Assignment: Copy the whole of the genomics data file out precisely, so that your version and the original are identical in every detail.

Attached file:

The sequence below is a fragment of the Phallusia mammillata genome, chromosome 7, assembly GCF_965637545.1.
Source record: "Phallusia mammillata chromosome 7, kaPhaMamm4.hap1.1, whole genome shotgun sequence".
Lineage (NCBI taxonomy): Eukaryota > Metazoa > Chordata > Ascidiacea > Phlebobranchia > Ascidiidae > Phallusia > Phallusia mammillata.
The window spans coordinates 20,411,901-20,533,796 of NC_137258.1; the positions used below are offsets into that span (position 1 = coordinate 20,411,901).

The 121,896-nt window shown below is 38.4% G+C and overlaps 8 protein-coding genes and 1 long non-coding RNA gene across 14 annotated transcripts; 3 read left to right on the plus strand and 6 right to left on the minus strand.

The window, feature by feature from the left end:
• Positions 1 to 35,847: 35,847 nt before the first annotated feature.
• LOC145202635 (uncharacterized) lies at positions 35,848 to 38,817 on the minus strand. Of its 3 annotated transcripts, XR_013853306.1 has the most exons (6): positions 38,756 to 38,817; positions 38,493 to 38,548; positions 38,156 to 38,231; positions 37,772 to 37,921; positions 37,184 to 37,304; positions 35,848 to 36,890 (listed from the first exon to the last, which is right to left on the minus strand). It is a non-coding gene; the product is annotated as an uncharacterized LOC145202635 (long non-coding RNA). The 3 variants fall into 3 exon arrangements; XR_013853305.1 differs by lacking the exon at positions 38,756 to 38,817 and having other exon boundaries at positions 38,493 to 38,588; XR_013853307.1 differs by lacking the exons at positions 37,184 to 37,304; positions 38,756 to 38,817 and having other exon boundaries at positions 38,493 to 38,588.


The sequence below is a fragment of the Phallusia mammillata genome, chromosome 7, assembly GCF_965637545.1.
Source record: "Phallusia mammillata chromosome 7, kaPhaMamm4.hap1.1, whole genome shotgun sequence".
Lineage (NCBI taxonomy): Eukaryota > Metazoa > Chordata > Ascidiacea > Phlebobranchia > Ascidiidae > Phallusia > Phallusia mammillata.
The window spans coordinates 20,411,901-20,533,796 of NC_137258.1; the positions used below are offsets into that span (position 1 = coordinate 20,411,901).

The 121,896-nt window shown below is 38.4% G+C and overlaps 8 protein-coding genes and 1 long non-coding RNA gene across 14 annotated transcripts; 3 read left to right on the plus strand and 6 right to left on the minus strand.

The window, feature by feature from the left end:
• Positions 1 to 35,847: 35,847 nt before the first annotated feature.
• LOC145202635 (uncharacterized) lies at positions 35,848 to 38,817 on the minus strand. Of its 3 annotated transcripts, XR_013853306.1 has the most exons (6): positions 38,756 to 38,817; positions 38,493 to 38,548; positions 38,156 to 38,231; positions 37,772 to 37,921; positions 37,184 to 37,304; positions 35,848 to 36,890 (listed from the first exon to the last, which is right to left on the minus strand). It is a non-coding gene; the product is annotated as an uncharacterized LOC145202635 (long non-coding RNA). The 3 variants fall into 3 exon arrangements; XR_013853305.1 differs by lacking the exon at positions 38,756 to 38,817 and having other exon boundaries at positions 38,493 to 38,588; XR_013853307.1 differs by lacking the exons at positions 37,184 to 37,304; positions 38,756 to 38,817 and having other exon boundaries at positions 38,493 to 38,588.